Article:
Desk review of coastal evolution studies at UKAEA Dounreay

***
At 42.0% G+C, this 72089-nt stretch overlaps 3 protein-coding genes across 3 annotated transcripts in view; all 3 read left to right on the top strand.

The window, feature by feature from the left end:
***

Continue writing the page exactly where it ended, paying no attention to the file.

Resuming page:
Auton, C.A.; Pearson, S.G.; Hobbs, P.R.N.. 2007 Desk review of coastal evolution studies at UKAEA Dounreay. Nottingham, UK, British Geological Survey, 30pp. (OR/07/017) (Unpublished)Before downloading, please read NORA policies.